premium service rates, front-loaded discounts and tiered pricing plans based on
connection speed. In this ongoing competition, cable companies have been doing
the inverse offering increases in download speeds while maintaining
subscription rates. As of this writing, indicators suggest that the RBOCs
price-based approaches are winning the race for new adopters.
There is more to this story than broadband access, however.
The competitors that keep RBOC executives awake at night are, in fact, cable
companies. In an increasingly bundled landscape, the cable companies, with their
ultra-sticky entertainment bundles, far-reaching networks and recently
accelerating entry into the telecom space, represent a much greater threat than
any other form of competitor. We note with interest that three RBOCs Verizon
Communications Inc., SBC Communications Inc. and BellSouth Corp. are
beginning to deploy their own entertainment offerings, and 2004 will mark the
beginning of widespread fiber-to-the-premises offerings to deliver serious video
programming competition. Verizon is the most aggressive player in this area,
having already awarded contracts to vendors with plans to pass a million homes
this year. Hence, the game for the RBOCs, at this stage, is to eliminate
whatever marketplace advantages are afforded the cable companies.
This battle is not limited to cable companies and the RBOCs.
While much has been made of the triple play (broadband, programming,
telephony) battles between telcos and cablecos, cable players can capture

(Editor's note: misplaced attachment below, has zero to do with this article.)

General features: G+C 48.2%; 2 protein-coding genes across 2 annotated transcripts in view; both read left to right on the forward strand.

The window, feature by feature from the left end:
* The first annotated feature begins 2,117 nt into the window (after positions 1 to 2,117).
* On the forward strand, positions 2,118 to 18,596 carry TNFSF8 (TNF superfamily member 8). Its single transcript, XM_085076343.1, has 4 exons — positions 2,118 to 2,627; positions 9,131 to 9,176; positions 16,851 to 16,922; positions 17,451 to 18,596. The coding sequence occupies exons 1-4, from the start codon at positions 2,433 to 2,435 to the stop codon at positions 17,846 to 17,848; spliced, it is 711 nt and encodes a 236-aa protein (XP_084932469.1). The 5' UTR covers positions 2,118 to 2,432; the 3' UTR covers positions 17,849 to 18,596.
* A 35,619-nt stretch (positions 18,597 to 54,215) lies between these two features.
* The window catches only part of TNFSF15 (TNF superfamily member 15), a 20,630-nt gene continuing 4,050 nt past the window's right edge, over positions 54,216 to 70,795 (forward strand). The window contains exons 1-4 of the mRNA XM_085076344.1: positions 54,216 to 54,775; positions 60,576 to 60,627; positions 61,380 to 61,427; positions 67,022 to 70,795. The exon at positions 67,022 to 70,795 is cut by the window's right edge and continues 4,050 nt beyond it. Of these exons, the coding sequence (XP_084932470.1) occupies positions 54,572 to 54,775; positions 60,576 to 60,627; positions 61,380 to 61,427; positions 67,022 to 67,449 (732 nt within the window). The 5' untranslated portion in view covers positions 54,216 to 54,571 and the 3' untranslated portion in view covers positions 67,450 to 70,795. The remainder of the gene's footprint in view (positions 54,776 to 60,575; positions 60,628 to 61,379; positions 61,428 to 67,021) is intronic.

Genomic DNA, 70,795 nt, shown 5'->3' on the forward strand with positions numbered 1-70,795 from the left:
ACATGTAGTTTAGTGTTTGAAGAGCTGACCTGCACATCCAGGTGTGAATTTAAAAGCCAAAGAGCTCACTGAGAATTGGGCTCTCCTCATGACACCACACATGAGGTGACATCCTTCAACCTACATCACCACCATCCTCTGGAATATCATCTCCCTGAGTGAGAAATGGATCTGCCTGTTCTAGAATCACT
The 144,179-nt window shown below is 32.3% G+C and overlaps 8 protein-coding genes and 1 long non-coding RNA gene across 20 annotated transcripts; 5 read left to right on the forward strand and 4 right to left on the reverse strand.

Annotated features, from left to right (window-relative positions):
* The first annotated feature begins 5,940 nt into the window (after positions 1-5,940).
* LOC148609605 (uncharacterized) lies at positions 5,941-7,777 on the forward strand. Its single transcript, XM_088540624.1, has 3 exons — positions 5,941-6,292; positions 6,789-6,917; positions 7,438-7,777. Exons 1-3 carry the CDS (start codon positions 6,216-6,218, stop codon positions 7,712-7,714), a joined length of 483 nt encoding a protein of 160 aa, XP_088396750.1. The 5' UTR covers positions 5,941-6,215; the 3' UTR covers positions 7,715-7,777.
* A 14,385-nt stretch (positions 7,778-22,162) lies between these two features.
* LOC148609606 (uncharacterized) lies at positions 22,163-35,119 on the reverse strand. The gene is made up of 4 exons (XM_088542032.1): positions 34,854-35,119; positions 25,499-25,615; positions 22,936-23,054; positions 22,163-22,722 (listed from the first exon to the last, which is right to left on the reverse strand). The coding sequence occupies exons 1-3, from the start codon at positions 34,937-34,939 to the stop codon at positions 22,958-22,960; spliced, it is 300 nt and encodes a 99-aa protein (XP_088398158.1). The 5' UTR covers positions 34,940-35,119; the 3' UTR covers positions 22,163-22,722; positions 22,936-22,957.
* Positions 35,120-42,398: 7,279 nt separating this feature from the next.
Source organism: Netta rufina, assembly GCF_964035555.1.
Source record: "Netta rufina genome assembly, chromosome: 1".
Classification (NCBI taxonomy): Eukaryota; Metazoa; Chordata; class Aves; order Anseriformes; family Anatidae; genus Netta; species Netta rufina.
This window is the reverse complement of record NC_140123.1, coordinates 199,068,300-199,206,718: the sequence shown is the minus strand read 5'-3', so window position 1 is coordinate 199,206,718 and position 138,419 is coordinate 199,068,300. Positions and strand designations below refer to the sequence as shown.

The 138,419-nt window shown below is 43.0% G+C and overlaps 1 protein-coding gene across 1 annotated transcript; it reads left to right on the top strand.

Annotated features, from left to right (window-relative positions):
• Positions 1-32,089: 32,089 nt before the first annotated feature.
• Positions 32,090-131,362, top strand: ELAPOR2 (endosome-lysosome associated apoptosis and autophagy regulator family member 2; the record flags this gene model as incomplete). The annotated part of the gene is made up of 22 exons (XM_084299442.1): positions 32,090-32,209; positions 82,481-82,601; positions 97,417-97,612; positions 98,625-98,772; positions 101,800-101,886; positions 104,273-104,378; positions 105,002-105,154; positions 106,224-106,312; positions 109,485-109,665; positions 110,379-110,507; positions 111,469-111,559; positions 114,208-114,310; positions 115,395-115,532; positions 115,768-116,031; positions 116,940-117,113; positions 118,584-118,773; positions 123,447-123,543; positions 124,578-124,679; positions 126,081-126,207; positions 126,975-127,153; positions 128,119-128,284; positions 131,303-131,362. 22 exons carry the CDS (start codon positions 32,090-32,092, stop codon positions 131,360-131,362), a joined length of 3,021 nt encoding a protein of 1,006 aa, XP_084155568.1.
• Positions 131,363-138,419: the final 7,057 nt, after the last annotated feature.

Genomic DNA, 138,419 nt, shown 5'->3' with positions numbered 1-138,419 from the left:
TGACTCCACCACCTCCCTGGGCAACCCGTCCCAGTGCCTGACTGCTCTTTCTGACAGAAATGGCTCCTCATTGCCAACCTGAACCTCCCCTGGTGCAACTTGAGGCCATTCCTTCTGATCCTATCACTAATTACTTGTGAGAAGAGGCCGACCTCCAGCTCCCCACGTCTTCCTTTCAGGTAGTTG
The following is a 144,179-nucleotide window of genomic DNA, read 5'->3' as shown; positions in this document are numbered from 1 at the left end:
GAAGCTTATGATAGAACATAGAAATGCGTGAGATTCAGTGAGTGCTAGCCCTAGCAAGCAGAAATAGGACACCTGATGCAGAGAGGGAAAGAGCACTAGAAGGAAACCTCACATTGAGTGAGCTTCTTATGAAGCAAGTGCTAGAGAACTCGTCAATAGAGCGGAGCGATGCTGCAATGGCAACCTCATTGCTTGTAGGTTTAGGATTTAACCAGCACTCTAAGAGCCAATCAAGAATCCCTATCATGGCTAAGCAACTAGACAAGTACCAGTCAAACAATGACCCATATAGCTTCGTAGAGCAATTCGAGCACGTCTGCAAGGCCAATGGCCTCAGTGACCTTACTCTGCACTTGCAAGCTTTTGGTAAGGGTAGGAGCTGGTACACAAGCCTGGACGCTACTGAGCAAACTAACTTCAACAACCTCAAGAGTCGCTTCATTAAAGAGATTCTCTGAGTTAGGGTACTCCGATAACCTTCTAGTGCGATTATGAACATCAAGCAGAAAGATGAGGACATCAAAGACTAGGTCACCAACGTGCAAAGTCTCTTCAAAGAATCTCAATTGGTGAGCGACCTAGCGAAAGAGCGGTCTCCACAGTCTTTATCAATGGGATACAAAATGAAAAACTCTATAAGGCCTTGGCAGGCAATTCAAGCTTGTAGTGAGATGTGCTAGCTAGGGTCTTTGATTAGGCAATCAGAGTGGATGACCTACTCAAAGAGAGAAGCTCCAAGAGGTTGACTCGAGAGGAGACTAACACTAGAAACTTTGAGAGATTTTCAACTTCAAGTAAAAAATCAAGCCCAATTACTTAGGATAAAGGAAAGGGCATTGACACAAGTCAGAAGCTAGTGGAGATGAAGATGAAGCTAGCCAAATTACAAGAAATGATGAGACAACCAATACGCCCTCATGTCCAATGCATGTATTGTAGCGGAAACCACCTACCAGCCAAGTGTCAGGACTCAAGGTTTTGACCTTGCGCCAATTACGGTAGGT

customers of all types, including those of resellers, satellite providers, ISPs
and other competitors. Moreover, cable companies hold the keys to premium broadband
access services and recently have overcome technical obstacles that prevented
them from delivering their cable modem services to businesses. Hence, with most
competitive players operating on rules for local telco network sharing, the
market for broadband is divided in half, with consumers torn by two strong
Broadband competition between
providers of DSL and cable modem services will remain fierce throughout 2004.
Telcos will likely maintain aggressive DSL pricing as they attempt to stem churn
from cable company bundles and capture greater portions of new broadband
services adopters. Telcos early successes already are leading to
unprecedented promotional campaigns by cable providers trying to maintain their
historical advantage among new broadband subscribers. While downward pricing of
any sort is newsworthy in the cable modem arena, if the October 2003 ruling
upheld on appeal, cable companies will face increased competition from virtually
identical services delivered over their own networks. With the speed advantage
effectively removed as a marketplace differentiator, the cable companies will
face significantly increased pressure to reduce prices for their services. If
the seesaw tilts this way, cable companies returns on investments, and
therefore buildout revenue, would be threatened, essentially shifting broadband
market advantage toward the RBOCs.
Dr. Judy Reed Smith is the CEO of ATLANTIC-ACM, a research
consultancy serving the telecom and information industries. She can be reached
via e-mail at [email protected].